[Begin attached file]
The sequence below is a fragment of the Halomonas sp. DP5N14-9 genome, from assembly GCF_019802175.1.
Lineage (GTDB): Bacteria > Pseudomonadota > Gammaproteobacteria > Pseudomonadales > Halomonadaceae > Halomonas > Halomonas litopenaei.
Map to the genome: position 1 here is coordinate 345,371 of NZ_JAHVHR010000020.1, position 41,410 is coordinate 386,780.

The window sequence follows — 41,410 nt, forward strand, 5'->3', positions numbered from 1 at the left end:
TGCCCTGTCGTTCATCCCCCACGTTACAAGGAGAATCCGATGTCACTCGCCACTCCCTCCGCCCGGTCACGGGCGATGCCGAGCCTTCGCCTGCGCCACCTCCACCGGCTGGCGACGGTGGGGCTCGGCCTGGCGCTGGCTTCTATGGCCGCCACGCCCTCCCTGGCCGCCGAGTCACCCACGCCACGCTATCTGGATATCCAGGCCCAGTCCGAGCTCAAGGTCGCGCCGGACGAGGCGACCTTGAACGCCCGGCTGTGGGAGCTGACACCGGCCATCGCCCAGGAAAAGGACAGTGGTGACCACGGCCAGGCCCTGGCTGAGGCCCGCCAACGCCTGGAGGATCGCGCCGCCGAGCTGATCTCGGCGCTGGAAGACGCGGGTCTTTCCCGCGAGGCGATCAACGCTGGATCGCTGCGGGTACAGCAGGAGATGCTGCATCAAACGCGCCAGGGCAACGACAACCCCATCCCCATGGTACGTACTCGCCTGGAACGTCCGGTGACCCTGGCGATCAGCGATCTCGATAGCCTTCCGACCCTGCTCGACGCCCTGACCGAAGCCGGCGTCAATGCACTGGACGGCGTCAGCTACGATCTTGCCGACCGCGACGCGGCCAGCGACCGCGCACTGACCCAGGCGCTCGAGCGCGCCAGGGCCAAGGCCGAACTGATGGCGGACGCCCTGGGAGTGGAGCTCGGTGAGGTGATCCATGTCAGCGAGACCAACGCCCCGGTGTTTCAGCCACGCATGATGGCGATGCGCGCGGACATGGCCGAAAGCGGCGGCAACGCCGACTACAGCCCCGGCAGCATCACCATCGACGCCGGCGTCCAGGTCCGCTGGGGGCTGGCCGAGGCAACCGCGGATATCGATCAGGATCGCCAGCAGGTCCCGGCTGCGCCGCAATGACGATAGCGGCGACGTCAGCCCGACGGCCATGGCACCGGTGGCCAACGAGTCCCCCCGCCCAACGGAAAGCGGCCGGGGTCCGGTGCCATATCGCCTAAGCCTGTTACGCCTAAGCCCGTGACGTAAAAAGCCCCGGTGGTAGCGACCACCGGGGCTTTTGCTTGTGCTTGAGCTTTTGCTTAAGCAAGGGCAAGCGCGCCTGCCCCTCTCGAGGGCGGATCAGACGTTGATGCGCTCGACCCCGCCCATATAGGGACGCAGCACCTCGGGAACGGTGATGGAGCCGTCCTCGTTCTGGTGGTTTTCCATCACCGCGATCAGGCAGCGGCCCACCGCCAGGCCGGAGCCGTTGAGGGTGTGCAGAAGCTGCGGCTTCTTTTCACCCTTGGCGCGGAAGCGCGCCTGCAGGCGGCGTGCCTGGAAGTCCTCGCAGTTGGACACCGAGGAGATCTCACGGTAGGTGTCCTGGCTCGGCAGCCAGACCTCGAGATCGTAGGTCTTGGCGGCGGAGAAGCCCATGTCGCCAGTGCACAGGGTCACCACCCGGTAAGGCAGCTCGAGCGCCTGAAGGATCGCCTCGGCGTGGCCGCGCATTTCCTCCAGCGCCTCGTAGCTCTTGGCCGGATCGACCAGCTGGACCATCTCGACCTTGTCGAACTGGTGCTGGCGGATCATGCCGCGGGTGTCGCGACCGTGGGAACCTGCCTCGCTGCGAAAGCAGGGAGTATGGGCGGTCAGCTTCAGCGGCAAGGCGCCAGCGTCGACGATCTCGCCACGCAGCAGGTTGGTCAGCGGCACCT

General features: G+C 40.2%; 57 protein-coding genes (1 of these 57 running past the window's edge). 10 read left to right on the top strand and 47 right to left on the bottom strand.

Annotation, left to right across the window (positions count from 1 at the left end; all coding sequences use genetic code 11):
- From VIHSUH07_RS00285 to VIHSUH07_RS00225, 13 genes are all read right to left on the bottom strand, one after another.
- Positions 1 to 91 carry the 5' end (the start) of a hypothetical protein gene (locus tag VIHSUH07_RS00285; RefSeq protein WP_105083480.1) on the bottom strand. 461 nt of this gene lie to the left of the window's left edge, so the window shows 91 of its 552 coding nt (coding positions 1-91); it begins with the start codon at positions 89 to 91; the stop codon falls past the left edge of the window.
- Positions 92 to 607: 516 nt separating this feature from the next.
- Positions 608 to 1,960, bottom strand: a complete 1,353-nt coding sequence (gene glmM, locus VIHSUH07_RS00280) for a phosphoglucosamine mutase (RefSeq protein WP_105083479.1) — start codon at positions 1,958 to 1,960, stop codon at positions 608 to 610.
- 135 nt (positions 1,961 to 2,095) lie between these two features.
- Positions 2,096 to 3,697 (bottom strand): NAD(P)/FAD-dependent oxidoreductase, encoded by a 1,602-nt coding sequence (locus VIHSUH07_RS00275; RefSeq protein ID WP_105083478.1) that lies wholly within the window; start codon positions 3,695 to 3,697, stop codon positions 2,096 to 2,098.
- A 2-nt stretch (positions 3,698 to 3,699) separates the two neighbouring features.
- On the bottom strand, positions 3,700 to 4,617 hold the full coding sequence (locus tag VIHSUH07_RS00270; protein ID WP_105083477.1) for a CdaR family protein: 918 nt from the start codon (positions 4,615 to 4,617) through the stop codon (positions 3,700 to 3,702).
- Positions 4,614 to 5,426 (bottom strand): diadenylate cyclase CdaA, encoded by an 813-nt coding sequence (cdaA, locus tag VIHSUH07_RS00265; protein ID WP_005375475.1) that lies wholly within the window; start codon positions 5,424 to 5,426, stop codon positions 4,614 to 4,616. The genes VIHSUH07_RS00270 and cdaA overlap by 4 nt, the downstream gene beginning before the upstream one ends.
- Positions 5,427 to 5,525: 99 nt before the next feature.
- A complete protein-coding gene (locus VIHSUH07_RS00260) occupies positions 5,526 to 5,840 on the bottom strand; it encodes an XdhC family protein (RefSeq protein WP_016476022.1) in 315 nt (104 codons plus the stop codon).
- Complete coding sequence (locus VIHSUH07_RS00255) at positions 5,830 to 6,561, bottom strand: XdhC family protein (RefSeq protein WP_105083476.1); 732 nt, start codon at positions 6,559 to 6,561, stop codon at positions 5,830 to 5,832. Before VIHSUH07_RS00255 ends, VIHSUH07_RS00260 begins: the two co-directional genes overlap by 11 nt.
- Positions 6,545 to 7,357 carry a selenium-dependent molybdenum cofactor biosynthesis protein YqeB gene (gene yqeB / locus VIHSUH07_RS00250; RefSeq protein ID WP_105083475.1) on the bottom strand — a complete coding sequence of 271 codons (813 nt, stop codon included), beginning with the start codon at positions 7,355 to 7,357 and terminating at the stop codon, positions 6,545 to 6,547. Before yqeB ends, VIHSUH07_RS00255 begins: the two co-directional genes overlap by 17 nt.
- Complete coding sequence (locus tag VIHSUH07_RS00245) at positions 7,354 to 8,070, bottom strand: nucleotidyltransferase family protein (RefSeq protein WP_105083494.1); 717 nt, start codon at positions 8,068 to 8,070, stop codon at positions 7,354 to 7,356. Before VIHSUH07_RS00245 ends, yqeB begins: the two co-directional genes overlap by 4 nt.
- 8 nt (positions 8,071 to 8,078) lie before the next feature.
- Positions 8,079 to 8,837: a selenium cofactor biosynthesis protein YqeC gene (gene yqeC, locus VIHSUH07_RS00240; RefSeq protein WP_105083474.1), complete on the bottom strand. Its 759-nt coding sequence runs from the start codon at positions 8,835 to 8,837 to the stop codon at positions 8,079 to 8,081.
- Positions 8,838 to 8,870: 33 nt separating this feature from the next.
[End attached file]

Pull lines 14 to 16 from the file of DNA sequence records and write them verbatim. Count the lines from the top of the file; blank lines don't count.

- A 2-nt stretch (positions 3,698 to 3,699) separates the two neighbouring features.
- On the bottom strand, positions 3,700 to 4,617 hold the full coding sequence (locus tag VIHSUH07_RS00270; protein ID WP_105083477.1) for a CdaR family protein: 918 nt from the start codon (positions 4,615 to 4,617) through the stop codon (positions 3,700 to 3,702).
- Positions 4,614 to 5,426 (bottom strand): diadenylate cyclase CdaA, encoded by an 813-nt coding sequence (cdaA, locus tag VIHSUH07_RS00265; protein ID WP_005375475.1) that lies wholly within the window; start codon positions 5,424 to 5,426, stop codon positions 4,614 to 4,616. The genes VIHSUH07_RS00270 and cdaA overlap by 4 nt, the downstream gene beginning before the upstream one ends.